Vaccine safety experts from CDC and the Children’s Hospital of Philadelphia take a closer look at the main vaccine safety controversies facing the United States today. Recently published in Clinical Infectious Diseases, the collaboration is timely, as the need for trusted sources of information about the safety of vaccines has never been greater.

Titled Principal Controversies in Vaccine Safety in the United States, the article features vaccine safety experts review of key topics of concern, and what the current scientific evidence shows:

Mumps, Measles and Rubella (MMR) Vaccine
Autism is genetically determined with biological onset before the recommended age of MMR vaccination at 12 months. Epidemiologic studies have not found an increased risk of autism associated with MMR vaccine.

Thimerosal contains ethylmercury, which does not accumulate in the body with consecutive vaccinations. Even following the removal of thimerosal from childhood vaccines, autism prevalence has continued to increase. Epidemiologic studies have not found an increased risk of autism or other neurodevelopmental disabilities associated with thimerosal-containing vaccines.

Guillain-Barré Syndrome (GBS)
The data on an association between seasonal influenza vaccine and GBS have varied from season to season. During flu seasons when there has been an increased risk, it has been in the range of 1-2 additional GBS cases per million flu vaccine doses administered. The risk of GBS is greater following natural influenza infection than the possible increased risk following vaccination.

  • Autoimmunity
    No study has shown how vaccines could cause autoimmune diseases. There are no epidemiologic studies that support the hypothesis that vaccines cause autoimmune diseases.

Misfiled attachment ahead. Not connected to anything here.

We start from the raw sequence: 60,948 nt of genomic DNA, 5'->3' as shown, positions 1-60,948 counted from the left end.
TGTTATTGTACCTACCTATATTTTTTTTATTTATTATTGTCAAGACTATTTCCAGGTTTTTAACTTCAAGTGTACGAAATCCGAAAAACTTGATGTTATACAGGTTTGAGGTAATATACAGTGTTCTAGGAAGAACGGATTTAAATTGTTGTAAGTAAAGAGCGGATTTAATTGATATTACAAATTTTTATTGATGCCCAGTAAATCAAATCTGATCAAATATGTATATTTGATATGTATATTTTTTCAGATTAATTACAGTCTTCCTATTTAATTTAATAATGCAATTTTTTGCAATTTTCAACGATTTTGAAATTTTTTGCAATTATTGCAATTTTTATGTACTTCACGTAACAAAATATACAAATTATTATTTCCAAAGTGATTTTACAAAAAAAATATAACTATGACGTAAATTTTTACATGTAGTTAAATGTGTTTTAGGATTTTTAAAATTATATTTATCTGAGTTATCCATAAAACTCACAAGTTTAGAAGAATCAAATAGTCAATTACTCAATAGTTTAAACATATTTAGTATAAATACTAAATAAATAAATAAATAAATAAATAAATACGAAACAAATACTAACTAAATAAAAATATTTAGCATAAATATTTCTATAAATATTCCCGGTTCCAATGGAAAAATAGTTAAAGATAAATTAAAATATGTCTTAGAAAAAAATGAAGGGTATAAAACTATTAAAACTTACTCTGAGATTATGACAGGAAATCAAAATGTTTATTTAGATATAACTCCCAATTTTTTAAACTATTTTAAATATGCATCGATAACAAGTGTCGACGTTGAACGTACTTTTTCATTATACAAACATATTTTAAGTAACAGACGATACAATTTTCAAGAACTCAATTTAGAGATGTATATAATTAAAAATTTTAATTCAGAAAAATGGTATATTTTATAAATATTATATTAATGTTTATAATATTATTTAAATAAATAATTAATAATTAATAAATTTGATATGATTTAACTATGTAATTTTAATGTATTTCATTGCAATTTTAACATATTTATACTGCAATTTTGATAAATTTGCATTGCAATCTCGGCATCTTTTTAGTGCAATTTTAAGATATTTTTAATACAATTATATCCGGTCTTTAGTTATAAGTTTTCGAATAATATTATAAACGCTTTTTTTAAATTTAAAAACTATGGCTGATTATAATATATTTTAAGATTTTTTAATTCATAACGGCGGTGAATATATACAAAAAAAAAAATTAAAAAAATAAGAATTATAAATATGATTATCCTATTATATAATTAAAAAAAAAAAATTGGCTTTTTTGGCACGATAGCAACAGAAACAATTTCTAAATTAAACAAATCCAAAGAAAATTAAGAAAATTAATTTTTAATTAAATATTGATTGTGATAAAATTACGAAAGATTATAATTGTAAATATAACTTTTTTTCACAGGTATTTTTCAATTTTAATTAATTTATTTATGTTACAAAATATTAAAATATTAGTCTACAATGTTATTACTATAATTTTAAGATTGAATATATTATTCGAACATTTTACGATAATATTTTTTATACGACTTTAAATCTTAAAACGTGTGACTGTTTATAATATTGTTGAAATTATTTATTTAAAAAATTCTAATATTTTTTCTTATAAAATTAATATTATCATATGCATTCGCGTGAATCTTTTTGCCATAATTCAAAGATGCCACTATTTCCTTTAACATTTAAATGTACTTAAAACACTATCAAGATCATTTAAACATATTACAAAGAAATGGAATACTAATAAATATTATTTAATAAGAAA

• Human Papillomavirus (HPV)
    Several large population-based studies have shown no increased risks of autoimmune or neurologic diseases in association with the HPV vaccine, nor have other studies found increased risk of premature ovarian insufficiency (POI), postural tachycardia syndrome (POTS) and complex regional pain syndrome (CRPS).
  • Aluminum
    Aluminum-containing vaccines result in serum levels of aluminum that are well below the toxic range. No correlations have been found between infant blood or hair aluminum concentrations and vaccine history. Higher quantities of injected aluminum adjuvants did correlate with lower incidence of autoimmune disease.
  • Number of Vaccines
    Childhood vaccines do not cause long-lasting, gross alterations to the immune system. Epidemiologic studies have not found an increased risk of disease or developmental disorders according to the number of vaccines or vaccine antigens received in early childhood.

Each topic is explored further in the review, with historical context and scientific evidence that brings clarity to the issues.

To read the full review for free, visit:

Full Citation:
Principal Controversies in Vaccine Safety in the United States.
DeStefano F, Bodenstab HM, Offit PA. Clin Infect Dis. 2019 Feb 12.

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